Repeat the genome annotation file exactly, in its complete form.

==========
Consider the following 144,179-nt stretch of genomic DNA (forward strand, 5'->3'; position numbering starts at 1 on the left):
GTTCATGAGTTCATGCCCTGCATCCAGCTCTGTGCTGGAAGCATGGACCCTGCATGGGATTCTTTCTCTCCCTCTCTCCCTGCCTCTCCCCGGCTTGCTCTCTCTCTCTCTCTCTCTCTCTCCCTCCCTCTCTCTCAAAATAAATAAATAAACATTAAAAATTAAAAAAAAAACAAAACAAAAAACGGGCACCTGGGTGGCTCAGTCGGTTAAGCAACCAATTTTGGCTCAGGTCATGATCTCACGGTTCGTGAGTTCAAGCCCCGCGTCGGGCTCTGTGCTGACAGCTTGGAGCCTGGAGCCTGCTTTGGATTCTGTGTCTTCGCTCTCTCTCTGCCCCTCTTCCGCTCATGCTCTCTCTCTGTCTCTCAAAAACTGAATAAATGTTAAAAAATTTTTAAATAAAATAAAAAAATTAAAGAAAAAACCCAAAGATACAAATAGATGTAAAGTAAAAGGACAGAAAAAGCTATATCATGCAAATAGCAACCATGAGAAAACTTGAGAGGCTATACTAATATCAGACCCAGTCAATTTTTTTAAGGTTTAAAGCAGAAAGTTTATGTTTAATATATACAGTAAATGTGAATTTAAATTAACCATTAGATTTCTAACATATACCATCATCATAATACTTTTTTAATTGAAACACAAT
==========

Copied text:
Consider the following 144,179-nt stretch of genomic DNA (forward strand, 5'->3'; position numbering starts at 1 on the left):
GTTCATGAGTTCATGCCCTGCATCCAGCTCTGTGCTGGAAGCATGGACCCTGCATGGGATTCTTTCTCTCCCTCTCTCCCTGCCTCTCCCCGGCTTGCTCTCTCTCTCTCTCTCTCTCTCTCCCTCCCTCTCTCTCAAAATAAATAAATAAACATTAAAAATTAAAAAAAAAACAAAACAAAAAACGGGCACCTGGGTGGCTCAGTCGGTTAAGCAACCAATTTTGGCTCAGGTCATGATCTCACGGTTCGTGAGTTCAAGCCCCGCGTCGGGCTCTGTGCTGACAGCTTGGAGCCTGGAGCCTGCTTTGGATTCTGTGTCTTCGCTCTCTCTCTGCCCCTCTTCCGCTCATGCTCTCTCTCTGTCTCTCAAAAACTGAATAAATGTTAAAAAATTTTTAAATAAAATAAAAAAATTAAAGAAAAAACCCAAAGATACAAATAGATGTAAAGTAAAAGGACAGAAAAAGCTATATCATGCAAATAGCAACCATGAGAAAACTTGAGAGGCTATACTAATATCAGACCCAGTCAATTTTTTTAAGGTTTAAAGCAGAAAGTTTATGTTTAATATATACAGTAAATGTGAATTTAAATTAACCATTAGATTTCTAACATATACCATCATCATAATACTTTTTTAATTGAAACACAAT